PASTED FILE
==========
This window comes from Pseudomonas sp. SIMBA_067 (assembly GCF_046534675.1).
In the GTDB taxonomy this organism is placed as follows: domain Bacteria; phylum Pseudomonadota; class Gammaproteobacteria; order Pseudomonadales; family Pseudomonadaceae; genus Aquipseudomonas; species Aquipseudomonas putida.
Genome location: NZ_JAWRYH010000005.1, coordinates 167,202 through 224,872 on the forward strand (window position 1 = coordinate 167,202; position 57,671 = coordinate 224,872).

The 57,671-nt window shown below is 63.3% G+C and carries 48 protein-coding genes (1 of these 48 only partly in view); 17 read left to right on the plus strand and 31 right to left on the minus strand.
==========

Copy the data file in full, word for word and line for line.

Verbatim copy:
This window comes from Pseudomonas sp. SIMBA_067 (assembly GCF_046534675.1).
In the GTDB taxonomy this organism is placed as follows: domain Bacteria; phylum Pseudomonadota; class Gammaproteobacteria; order Pseudomonadales; family Pseudomonadaceae; genus Aquipseudomonas; species Aquipseudomonas putida.
Genome location: NZ_JAWRYH010000005.1, coordinates 167,202 through 224,872 on the forward strand (window position 1 = coordinate 167,202; position 57,671 = coordinate 224,872).

The 57,671-nt window shown below is 63.3% G+C and carries 48 protein-coding genes (1 of these 48 only partly in view); 17 read left to right on the plus strand and 31 right to left on the minus strand.